conversation on campus, anti-Semitic, racist, disruptive and
inflammatory actions and language are simply unacceptable."
Hadar Susskind, the J Street policy director, said such statements arose out of recent efforts to reconcile after a tense 2009.
"We've been having ongoing discussions with the embassy making clear
our different positions," Susskind said. "We've said all along we would
welcome a good productive relationship with them."
Officials close to the Israei Embassy confirmed the conversations.
J Street was established in early 2008. What little relationship it
had developed with the embassy was shattered in early 2009 when the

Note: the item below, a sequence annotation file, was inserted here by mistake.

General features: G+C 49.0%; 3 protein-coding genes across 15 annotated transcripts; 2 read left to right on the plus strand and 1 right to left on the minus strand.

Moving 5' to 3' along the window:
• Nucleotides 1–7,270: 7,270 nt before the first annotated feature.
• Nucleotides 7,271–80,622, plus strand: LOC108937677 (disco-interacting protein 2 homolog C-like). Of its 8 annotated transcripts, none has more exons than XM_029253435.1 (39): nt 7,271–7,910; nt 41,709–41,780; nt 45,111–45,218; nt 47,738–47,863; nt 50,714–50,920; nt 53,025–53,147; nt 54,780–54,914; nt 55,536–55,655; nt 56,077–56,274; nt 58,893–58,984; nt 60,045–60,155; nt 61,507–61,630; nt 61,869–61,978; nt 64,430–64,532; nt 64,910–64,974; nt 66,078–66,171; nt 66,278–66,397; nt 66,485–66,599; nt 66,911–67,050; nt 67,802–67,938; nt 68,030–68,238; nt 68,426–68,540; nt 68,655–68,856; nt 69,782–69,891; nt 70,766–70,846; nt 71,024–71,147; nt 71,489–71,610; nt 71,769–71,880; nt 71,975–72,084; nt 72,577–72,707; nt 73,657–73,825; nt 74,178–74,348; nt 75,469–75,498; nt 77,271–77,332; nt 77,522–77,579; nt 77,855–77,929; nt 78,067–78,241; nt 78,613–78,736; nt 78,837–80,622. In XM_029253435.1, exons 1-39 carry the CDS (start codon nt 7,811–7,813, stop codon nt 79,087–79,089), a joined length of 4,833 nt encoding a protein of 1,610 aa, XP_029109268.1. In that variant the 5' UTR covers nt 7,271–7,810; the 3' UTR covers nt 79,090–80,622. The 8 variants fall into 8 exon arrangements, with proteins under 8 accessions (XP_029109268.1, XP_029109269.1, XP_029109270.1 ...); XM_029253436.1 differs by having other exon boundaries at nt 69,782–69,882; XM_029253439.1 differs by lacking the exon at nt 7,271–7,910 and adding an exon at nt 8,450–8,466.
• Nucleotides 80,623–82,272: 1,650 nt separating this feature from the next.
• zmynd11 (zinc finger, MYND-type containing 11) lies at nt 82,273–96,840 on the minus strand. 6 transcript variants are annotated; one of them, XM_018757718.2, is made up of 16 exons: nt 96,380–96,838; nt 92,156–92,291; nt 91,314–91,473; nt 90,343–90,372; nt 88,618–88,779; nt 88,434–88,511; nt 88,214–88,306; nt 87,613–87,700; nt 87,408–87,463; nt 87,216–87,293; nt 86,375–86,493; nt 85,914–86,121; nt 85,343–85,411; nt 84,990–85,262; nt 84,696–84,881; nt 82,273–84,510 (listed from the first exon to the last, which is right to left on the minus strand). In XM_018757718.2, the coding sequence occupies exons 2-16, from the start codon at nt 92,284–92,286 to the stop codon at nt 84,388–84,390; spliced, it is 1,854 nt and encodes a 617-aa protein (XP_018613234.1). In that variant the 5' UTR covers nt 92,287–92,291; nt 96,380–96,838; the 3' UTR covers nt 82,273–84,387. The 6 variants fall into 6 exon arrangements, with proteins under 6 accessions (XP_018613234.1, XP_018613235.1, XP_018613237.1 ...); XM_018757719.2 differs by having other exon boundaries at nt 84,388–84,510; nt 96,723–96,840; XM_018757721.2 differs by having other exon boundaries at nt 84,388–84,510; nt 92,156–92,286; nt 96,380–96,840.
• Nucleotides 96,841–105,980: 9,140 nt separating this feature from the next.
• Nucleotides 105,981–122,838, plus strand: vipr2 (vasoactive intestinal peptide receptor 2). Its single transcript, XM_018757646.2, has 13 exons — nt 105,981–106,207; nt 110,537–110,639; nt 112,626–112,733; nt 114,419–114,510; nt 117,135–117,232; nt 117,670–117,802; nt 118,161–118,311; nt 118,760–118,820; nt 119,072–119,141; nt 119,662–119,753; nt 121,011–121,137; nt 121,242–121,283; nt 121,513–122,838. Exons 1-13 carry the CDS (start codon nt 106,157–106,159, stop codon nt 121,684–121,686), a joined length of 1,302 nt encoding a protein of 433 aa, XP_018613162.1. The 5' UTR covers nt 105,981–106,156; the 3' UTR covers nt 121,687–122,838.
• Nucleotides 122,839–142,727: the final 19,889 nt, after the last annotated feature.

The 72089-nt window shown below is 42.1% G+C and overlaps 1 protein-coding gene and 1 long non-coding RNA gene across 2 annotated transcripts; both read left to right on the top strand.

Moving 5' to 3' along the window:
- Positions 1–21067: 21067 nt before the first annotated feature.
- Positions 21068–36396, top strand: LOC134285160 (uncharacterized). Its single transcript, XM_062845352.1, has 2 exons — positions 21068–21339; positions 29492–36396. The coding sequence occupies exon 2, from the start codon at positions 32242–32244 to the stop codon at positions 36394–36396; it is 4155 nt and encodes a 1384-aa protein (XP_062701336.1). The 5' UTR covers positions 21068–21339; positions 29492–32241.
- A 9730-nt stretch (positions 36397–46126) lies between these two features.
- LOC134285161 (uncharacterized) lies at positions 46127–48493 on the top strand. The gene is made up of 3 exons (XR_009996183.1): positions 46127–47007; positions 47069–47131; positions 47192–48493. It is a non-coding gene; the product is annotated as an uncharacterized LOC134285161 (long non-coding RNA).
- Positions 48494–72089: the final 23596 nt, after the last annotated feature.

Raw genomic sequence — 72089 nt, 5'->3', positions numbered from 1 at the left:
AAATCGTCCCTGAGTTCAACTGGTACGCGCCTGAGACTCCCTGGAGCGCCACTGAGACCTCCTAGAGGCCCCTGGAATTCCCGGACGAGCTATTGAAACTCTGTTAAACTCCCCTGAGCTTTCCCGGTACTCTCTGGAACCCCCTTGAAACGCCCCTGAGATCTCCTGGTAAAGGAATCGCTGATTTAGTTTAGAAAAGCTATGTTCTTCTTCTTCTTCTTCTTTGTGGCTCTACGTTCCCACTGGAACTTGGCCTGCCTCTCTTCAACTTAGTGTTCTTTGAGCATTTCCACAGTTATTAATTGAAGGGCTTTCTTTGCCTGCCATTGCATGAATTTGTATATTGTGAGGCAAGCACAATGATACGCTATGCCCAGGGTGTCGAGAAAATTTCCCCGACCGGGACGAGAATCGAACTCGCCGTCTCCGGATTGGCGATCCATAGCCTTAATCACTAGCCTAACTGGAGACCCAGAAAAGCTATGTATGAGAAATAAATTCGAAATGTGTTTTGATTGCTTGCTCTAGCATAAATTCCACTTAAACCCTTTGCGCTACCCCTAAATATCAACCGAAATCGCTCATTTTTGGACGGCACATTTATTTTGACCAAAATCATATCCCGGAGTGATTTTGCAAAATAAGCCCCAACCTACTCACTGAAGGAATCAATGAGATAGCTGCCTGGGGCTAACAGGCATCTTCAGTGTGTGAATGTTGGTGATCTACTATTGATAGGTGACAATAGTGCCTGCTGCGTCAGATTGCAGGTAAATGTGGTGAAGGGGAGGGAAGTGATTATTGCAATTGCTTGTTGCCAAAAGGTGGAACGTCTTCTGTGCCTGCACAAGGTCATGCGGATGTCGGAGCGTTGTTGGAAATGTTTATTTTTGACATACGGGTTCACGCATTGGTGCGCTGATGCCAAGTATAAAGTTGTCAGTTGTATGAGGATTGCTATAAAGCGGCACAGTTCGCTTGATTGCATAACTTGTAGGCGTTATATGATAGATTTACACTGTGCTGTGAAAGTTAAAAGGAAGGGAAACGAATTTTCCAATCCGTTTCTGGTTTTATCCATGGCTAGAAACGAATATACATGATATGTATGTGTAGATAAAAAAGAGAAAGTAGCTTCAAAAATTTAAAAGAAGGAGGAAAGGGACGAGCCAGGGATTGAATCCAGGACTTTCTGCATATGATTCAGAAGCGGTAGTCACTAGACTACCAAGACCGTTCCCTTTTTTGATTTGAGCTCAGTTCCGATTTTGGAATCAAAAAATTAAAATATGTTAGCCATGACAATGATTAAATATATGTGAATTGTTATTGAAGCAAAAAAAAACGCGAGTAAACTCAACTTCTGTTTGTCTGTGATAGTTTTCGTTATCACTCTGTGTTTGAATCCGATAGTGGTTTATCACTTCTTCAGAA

organization issued a statement that seemed to blame Israel and Hamas
equally for the Gaza war.
Worsening the situation was J Street’s position until December that
the time was not right yet for sanctions targeting Iran's energy
sector, even as many Jewish groups were pushing for such measures.
Israel considers containing Iran's nuclear ambitions its signature
issue, beyond how it deals with the Palestinians.
Oren, who assumed his post last summer, launched his tenure with a
stated policy of reaching out to Jewish groups across the spectrum --
and then he pointedly avoided J Street. He declined to attend the
group’s inaugural conference in October, and in December told a group
of Conservative rabbis that J Street's views are dangerous for Israel.
Neither side needed the tension. Oren's description of the group as
"dangerous" earned a rebuke from Hannah Rosenthal, the State
Department's anti-Semitism envoy -- an official with whom he would in